Required system upgrade puts brakes on Quebec’s vanity plates plan

Quebecers hoping to have vanity plates installed in their vehicles next year after being one of the two jurisdictions in North America without such a program will have to wait a little longer.

The program was supposed to launch in September 2015. However, Robert Poeti, the province’s transport minister, said implementation will have to be delayed at least until 2017 because the Société de l’assurance automobile du Québec or SAAQ needs $4.5 million for a computer system upgrade.  The SAAQ is a crown corporation responsible for licensing drivers and vehicles in the province and providing public auto insurance.

“When the computer system is updated, we can look at the program again,” Poeti was quoted by the Montreal Gazette.

The idea of allowing personalized license plates in Quebec was presented by former Transport Minister Sylvain Gaudreault.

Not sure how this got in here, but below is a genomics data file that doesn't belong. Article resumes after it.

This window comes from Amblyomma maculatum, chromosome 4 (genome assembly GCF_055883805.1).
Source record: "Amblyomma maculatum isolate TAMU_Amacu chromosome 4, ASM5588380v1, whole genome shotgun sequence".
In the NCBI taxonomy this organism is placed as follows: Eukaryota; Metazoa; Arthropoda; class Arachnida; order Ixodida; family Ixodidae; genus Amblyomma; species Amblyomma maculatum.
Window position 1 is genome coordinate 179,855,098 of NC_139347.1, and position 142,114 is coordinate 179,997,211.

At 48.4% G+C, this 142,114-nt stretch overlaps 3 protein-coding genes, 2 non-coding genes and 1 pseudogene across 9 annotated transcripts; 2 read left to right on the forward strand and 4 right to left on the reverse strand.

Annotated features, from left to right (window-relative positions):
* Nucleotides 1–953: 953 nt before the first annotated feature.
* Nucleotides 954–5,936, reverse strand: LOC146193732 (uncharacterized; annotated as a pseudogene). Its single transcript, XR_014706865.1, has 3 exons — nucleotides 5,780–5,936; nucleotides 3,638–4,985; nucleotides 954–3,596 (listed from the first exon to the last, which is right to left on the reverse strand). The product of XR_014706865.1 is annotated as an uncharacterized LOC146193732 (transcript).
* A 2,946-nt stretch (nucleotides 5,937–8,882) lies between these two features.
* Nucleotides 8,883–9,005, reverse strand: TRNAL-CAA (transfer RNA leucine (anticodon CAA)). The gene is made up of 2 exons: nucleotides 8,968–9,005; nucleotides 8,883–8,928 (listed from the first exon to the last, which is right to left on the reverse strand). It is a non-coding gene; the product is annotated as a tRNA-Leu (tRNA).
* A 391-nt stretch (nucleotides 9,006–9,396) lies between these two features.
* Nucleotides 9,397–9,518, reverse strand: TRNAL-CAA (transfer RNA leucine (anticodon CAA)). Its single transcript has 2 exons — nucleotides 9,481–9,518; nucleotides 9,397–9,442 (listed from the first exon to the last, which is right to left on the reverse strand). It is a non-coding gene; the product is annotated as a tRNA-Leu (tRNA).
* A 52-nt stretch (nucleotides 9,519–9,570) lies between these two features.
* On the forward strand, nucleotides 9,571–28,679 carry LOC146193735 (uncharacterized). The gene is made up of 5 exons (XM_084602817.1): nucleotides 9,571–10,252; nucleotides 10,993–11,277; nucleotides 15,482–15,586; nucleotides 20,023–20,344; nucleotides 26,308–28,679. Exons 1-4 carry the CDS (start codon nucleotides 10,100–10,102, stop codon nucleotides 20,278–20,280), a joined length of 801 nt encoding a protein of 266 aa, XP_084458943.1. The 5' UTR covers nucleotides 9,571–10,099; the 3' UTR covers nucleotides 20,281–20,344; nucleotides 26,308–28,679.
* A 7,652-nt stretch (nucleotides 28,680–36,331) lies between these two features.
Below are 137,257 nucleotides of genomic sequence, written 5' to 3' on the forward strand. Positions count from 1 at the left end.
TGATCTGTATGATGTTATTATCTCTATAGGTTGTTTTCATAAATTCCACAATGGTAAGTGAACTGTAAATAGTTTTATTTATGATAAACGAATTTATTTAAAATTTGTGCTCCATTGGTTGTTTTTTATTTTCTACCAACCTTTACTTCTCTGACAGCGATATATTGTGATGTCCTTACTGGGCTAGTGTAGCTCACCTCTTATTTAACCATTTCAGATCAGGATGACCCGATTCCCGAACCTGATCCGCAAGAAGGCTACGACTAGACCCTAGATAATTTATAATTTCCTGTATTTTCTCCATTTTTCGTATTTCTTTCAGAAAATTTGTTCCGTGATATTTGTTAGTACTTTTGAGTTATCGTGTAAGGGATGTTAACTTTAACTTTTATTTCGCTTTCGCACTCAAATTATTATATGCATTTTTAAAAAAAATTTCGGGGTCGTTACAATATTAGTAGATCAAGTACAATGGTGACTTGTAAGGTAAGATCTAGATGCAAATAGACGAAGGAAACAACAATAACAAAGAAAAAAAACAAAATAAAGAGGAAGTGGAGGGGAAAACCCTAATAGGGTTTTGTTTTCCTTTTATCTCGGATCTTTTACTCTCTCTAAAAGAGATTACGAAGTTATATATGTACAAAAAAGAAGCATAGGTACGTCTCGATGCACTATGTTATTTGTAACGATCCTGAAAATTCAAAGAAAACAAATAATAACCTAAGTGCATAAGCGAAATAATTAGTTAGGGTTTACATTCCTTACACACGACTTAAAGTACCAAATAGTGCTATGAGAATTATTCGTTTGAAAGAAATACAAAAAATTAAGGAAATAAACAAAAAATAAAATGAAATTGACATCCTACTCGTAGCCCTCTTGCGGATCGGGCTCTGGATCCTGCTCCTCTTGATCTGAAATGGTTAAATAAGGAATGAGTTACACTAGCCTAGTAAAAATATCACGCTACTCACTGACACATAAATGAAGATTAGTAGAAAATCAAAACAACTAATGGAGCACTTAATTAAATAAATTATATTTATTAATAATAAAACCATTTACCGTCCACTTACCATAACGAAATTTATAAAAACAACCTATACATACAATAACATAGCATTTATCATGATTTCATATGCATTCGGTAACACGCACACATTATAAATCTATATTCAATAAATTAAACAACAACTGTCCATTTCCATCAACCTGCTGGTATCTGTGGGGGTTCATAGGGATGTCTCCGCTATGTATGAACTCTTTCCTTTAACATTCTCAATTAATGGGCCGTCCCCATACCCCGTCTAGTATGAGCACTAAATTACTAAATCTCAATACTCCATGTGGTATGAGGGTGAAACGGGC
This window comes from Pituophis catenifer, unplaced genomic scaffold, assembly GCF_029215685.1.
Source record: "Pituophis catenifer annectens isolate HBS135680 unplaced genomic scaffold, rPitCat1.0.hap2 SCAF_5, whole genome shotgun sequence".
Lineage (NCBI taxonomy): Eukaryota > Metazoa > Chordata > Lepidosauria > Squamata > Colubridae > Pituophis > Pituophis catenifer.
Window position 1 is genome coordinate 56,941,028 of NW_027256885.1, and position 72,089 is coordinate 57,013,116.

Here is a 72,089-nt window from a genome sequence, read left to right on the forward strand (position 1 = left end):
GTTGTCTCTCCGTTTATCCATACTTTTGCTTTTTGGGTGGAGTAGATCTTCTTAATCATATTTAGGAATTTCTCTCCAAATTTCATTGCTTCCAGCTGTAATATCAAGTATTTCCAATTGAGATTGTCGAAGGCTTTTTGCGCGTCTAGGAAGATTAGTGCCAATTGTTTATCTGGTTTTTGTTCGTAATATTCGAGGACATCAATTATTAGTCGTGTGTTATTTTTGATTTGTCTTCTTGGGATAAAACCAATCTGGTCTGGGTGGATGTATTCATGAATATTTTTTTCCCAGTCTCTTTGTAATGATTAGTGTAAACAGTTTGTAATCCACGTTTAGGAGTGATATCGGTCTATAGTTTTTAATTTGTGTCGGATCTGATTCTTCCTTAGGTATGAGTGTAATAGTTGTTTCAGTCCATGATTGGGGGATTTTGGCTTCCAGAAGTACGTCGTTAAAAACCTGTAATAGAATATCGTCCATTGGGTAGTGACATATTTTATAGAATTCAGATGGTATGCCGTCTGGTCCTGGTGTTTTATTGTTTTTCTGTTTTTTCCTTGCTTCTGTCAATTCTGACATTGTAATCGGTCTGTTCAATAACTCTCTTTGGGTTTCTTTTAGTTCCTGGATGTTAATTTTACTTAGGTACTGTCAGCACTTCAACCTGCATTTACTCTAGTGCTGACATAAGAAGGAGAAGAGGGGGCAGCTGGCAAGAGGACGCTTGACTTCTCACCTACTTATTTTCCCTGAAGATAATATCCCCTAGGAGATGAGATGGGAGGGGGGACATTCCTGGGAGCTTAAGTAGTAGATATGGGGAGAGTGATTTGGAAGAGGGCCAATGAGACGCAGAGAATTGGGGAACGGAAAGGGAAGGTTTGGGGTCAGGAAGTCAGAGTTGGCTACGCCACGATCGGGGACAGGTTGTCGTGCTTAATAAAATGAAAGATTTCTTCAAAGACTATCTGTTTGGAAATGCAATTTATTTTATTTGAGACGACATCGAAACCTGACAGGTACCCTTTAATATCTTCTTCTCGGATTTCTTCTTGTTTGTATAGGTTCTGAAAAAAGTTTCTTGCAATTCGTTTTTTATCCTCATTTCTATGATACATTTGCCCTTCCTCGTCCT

A poll in January indicated that 39 per cent of drivers in Quebec are interested in getting personalized license plates. At $250 per plates including tax, it was estimated that the program would net the provinces about $18 million in the first year.

Earlier, there were reports that the program was delayed because some officials were concerned that some drivers might opt for plates that use vulgar English words and expressions.

Poeti denied this and said the delayed stems from the need to upgrade the SAAQ’s 35-year-old computer system.

The transport minister expressed optimism of the program getting back on track because noted that Newfoundland and Quebec are the only jurisdictions in North America that still do not allow personalized plates.

Nestor E. Arellano
Nestor E. Arellano
Toronto-based journalist specializing in technology and business news. Blogs and tweets on the latest tech trends and gadgets.

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